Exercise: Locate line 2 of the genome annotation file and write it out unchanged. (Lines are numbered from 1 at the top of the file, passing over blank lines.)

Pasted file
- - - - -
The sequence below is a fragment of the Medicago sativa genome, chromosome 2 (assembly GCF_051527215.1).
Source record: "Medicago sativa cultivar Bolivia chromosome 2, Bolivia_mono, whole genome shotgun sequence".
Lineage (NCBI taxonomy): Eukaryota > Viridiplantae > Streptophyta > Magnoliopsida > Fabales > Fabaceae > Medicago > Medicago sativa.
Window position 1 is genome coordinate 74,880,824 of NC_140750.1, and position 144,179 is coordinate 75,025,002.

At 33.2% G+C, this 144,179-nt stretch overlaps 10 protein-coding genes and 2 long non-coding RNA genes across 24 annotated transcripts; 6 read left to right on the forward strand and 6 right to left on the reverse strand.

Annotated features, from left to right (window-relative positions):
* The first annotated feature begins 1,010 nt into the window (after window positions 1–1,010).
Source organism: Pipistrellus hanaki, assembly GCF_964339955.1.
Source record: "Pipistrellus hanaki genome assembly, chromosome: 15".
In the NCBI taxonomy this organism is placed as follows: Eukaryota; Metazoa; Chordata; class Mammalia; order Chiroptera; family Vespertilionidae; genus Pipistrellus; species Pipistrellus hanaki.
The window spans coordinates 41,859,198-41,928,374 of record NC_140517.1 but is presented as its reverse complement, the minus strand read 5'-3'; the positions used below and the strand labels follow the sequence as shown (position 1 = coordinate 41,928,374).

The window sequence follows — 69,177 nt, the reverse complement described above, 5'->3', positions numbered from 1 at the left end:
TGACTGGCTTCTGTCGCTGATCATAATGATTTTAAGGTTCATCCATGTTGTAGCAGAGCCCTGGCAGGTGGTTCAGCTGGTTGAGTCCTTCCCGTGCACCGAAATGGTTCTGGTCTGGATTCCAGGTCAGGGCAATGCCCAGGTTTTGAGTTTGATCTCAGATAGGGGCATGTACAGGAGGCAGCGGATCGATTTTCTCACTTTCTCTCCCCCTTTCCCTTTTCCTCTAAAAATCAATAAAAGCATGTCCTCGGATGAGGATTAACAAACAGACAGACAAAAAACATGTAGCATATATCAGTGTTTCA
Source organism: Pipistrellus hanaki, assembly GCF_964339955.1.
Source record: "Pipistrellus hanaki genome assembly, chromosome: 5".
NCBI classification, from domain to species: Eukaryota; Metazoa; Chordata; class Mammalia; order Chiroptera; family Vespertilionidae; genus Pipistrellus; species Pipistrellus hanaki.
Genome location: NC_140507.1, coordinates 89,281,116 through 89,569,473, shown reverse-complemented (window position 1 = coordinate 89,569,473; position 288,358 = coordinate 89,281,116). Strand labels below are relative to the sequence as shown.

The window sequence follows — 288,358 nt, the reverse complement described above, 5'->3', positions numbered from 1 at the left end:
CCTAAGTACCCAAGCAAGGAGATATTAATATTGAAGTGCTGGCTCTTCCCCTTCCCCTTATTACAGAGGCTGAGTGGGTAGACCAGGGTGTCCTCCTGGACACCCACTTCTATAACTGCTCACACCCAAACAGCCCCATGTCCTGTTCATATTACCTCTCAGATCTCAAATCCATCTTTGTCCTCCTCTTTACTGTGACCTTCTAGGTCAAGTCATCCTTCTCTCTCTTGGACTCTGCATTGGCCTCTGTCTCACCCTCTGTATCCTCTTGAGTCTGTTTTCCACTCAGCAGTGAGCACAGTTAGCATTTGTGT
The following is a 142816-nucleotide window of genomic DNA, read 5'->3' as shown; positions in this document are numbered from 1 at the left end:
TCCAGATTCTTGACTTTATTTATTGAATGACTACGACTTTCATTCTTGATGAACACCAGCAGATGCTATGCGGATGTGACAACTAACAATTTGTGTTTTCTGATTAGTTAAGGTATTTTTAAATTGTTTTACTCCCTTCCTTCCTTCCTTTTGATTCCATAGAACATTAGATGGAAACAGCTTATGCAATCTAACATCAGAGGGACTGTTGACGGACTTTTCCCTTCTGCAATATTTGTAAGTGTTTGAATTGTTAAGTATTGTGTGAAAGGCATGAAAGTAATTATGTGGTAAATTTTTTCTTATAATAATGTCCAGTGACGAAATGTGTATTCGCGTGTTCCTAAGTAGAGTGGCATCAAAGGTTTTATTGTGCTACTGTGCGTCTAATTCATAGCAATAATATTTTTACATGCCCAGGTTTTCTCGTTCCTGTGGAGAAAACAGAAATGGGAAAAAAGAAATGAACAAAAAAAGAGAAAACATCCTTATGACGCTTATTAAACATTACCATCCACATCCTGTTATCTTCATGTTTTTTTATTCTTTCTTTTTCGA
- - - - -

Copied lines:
Source record: "Medicago sativa cultivar Bolivia chromosome 2, Bolivia_mono, whole genome shotgun sequence".